One sunny summer morning this month, a group of 20 teenage girls gathered in a conference room in the sleek offices of a tech company in Manhattan. It was their fifth week of coding camp, and they were huddled around laptops, brainstorming designs for their final projects. One group was building a computer game that simulates the experience of going through life with depression and anxiety, while others were drafting plans for websites that track diversity at companies and help connect newly arrived immigrants with local community groups. They were working intently when Reshma Saujani, the founder and chief executive of the nonprofit organization Girls Who Code, dropped in to offer some encouragement. “How many of you take computer science class at your schools?” she asked. Hands shot up. “Are you the only girls in your class?” she asked. Most of the girls nodded. To read further, please visit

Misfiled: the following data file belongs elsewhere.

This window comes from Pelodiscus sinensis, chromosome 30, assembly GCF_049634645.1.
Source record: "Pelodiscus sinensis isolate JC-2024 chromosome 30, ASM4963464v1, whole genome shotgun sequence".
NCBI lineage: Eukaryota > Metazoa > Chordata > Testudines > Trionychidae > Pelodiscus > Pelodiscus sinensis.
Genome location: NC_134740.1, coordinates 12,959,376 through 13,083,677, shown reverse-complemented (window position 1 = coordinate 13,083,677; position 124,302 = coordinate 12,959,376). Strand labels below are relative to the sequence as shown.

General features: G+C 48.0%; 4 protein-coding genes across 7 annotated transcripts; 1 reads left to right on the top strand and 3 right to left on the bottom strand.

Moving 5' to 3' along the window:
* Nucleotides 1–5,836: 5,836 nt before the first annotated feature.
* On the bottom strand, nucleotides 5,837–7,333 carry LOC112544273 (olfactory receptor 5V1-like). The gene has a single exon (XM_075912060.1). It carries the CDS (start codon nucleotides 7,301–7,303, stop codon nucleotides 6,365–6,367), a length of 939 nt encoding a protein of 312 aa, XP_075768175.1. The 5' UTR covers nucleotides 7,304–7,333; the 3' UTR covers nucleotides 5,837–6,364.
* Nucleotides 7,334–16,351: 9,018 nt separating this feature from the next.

Educators recognize demand for coding, computer science skills
Daily Journal
Mississippi may be more than 2,000 miles from Silicon Valley, but future software developers are honing their skills in the Magnolia State. I had the chance to learn about the value of computer coding during a recent visit to the Base Camp Coding Academy in Water Valley. The 12-month program readies Mississippians in their senior year of high school for well-paying software jobs. Graduates have gone on to receive job offers from CSpire and FedEx. The business community’s enthusiasm and financial support for students at the Base Camp Coding Academy reaffirm the growing demand for advanced computer skills in the workforce. The Bureau of Labor Statistics predicts that computing will represent one out of every two STEM jobs in less than a decade. The field could produce 1.3 million job openings by 2022. To read further, please visit